Last Friday as I was riding the bullet (the fast train) to work, I was flipping through a copy of the Metro, the free newspaper distributed at all the train stations in London.
In the entertainment pages was a spread on this Cuban rap group called Orishas.
Of course, I read every word of the article, absorbed by the review/preview; they were performing in London this weekend. I am now seriously disappointed that I didn’t know in advance, since I have rampaged through the iTunes Music Store, and now find myself enthralled with this unique music.
In the Metro article they’re described as:
“And so the disparate sounds of these separate cultures, in these alchemists’ hands, turn into something that sounds natural and organic, something that works in front of Latino, hip hop, pop or rock audiences and that serves as a vehicle for their pointed social commentaries.”
I have kind of backward engineered my now passionate attraction to this music. I read about their London gig in the Metro, then as I was searching the iTunes music store (and Kazaa) for Orisha music, their stuff just started coming up. So after two days of buying and downloadings, I have fallen in love with their sound, their flow, their musicality.
The four-man group started in the late-90s, by two young Cubans, Ruzzo and Youtel. They moved from the island to Paris, in a rapper exchange programme and once they grew to their current configuration, released A Lo Cubano, in 2000.
What moved me is on their debut album, they open with a benedicion… a mojuba. An old santero chants his praises for the Orishas in turn. Once he’s done, such a blend of music occurs that it’s hard to be distracted by the fact that I have very little idea what these dudes are singing about… I’m too busy boogying.
It doesn’t matter. Often enough in listening, I hear the names of the Orishas called out, and it is enough to make me realize that these cats are singing about my faith; ‘representing’ our culture as West Indians, as Orisha devotees and certainly as lovers of music.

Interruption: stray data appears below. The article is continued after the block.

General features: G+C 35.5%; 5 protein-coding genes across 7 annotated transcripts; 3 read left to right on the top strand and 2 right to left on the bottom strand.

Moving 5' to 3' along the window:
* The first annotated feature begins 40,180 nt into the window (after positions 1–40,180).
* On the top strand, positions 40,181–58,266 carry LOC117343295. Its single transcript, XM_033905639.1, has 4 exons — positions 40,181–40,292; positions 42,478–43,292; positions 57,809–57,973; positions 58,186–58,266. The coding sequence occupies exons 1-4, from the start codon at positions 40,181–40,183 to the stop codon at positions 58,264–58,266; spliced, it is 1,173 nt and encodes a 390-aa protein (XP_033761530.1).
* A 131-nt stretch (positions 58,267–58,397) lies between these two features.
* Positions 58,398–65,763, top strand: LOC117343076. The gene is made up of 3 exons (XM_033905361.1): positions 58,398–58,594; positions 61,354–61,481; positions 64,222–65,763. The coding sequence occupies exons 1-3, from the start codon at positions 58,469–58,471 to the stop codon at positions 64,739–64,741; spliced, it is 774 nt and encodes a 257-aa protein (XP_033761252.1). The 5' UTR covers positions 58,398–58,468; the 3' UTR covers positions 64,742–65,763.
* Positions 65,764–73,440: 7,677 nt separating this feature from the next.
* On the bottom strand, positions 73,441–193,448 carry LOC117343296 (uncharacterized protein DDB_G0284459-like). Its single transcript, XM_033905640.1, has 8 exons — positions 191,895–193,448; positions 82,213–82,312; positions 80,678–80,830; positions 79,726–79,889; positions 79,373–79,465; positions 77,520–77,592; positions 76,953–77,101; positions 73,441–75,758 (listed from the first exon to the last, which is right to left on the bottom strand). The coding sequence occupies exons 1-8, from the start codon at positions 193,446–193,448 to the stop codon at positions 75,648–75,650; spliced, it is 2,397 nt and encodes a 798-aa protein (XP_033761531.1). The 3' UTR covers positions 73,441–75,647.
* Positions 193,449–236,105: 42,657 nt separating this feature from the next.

The only other album I could find, Emigrante, is equally as brilliant. They’ve released a new album El Kilo, but it’s not available for download yet, only as a hard copy (which is still too expensive most of the time).
Solid percussion and full throated singing features as much as rapping and scratching, and the flow is impeccable. There is a true base Cuban son and merengue base built upon with hip hop back beats, beutiful melodies and a real mix of grittiness and silkiness… it’s a fascinating blend. The music is sophisticated, while blending African rhythms in with a very modern hip hop sensibility.
This is dance music, true, but I think if I spoke more Spanish I would get more from the experience. I understand that the group is heavily influenced by Santeria–obviously from their name–and would love to see if this contemporary yet traditional sound evokes the traditions I and millions of others hold so close to my soul.
As an young Orisha devotee, finding music that reflects my political, spiritual and emotional ideals is rare. I can pick out words here and there, but I wish I understood more.
As it is, this is the kind of music that grows on you, and gets better and better with repeated listening. This might be a nudge I need to go do a Spanish course.